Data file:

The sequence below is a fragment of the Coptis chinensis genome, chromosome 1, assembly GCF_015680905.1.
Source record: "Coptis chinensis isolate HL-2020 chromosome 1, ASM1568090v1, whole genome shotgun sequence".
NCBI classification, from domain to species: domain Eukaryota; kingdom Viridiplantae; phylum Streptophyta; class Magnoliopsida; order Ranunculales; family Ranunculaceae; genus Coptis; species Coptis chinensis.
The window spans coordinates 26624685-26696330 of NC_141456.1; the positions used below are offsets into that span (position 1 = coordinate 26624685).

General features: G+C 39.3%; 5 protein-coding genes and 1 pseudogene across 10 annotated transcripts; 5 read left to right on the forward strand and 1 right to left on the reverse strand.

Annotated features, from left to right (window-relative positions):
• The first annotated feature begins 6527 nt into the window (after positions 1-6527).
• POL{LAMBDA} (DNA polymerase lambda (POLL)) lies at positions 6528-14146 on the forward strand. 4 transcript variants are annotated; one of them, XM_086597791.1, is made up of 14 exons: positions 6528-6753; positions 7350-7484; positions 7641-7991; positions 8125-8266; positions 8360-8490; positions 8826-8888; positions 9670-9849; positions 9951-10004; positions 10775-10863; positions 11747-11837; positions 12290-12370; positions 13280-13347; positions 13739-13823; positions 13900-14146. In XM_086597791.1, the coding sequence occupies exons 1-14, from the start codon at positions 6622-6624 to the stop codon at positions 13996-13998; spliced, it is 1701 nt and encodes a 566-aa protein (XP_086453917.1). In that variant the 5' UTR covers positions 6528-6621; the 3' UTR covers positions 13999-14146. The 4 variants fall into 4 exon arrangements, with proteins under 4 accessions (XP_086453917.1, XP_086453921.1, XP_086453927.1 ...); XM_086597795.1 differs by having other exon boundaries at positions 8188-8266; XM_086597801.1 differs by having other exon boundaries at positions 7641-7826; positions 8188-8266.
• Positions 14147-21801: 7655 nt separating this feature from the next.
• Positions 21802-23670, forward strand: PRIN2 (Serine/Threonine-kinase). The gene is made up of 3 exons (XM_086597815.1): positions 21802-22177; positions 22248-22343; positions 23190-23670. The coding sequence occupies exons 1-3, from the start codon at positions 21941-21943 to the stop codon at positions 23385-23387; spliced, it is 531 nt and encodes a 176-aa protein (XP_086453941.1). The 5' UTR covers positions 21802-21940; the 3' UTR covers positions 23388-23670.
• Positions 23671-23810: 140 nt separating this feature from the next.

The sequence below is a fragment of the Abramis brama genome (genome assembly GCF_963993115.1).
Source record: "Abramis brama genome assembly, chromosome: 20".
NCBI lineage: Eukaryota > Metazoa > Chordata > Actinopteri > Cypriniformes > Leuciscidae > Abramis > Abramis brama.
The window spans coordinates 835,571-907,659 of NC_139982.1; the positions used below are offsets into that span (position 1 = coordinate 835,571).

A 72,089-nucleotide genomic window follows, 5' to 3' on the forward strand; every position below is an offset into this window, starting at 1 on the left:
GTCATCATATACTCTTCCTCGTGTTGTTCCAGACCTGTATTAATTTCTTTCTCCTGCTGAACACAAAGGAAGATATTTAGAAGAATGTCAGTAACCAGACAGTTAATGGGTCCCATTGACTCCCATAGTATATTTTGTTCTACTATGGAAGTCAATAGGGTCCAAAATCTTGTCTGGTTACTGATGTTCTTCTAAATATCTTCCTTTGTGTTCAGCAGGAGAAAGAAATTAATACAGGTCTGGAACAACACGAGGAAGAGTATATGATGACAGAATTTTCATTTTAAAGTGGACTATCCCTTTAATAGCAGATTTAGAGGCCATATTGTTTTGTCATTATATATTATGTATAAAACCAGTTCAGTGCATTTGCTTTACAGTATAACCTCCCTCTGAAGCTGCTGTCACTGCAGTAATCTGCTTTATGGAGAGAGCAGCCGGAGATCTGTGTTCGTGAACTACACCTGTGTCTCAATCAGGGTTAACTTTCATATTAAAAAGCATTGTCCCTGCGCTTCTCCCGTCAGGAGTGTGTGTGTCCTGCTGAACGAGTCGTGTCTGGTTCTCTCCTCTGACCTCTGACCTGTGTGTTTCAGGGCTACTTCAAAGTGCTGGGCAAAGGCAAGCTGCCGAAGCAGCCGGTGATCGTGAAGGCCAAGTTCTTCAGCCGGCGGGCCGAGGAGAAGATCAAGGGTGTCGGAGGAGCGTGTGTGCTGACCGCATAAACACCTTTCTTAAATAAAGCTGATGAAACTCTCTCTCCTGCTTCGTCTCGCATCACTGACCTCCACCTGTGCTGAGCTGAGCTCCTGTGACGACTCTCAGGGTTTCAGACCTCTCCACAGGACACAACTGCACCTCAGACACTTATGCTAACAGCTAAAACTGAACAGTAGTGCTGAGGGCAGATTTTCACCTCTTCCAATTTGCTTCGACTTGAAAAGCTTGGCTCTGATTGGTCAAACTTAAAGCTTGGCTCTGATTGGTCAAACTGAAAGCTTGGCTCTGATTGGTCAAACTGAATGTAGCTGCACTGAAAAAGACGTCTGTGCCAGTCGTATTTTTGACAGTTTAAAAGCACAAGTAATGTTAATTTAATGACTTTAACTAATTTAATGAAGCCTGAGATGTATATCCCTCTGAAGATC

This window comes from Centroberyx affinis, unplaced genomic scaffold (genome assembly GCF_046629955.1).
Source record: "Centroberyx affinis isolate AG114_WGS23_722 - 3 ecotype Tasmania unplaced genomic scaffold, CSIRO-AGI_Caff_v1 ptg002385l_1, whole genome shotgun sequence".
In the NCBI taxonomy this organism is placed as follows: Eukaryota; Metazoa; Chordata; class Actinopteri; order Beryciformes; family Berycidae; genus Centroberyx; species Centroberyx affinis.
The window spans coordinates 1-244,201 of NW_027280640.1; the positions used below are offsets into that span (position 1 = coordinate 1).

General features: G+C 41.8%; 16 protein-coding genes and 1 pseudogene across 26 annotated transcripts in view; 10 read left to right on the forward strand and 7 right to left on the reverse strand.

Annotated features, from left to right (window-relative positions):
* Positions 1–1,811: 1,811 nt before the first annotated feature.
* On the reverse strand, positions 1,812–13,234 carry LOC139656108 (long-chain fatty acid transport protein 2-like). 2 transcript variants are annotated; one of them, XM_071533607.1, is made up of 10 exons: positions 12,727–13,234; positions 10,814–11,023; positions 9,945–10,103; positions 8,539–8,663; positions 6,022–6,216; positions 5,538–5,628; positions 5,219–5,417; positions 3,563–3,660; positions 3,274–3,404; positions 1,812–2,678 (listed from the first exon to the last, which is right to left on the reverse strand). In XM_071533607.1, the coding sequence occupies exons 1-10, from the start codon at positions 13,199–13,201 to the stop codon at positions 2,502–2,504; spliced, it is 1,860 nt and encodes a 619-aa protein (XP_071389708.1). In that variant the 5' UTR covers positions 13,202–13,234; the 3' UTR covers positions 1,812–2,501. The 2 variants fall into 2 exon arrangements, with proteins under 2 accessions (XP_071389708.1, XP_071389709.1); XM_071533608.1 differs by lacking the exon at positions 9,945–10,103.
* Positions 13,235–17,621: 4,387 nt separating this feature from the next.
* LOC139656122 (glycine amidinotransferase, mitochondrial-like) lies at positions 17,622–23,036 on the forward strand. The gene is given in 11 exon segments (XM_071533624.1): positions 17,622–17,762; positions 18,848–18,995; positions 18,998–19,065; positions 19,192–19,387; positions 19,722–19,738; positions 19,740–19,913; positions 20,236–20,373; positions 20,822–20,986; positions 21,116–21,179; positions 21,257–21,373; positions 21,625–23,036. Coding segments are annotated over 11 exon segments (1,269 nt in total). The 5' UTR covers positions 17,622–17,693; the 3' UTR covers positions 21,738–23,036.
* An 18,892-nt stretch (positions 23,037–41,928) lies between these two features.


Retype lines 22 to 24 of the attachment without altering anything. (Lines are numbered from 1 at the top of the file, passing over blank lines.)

General features: G+C 41.8%; 16 protein-coding genes and 1 pseudogene across 26 annotated transcripts in view; 10 read left to right on the forward strand and 7 right to left on the reverse strand.

Annotated features, from left to right (window-relative positions):
* Positions 1–1,811: 1,811 nt before the first annotated feature.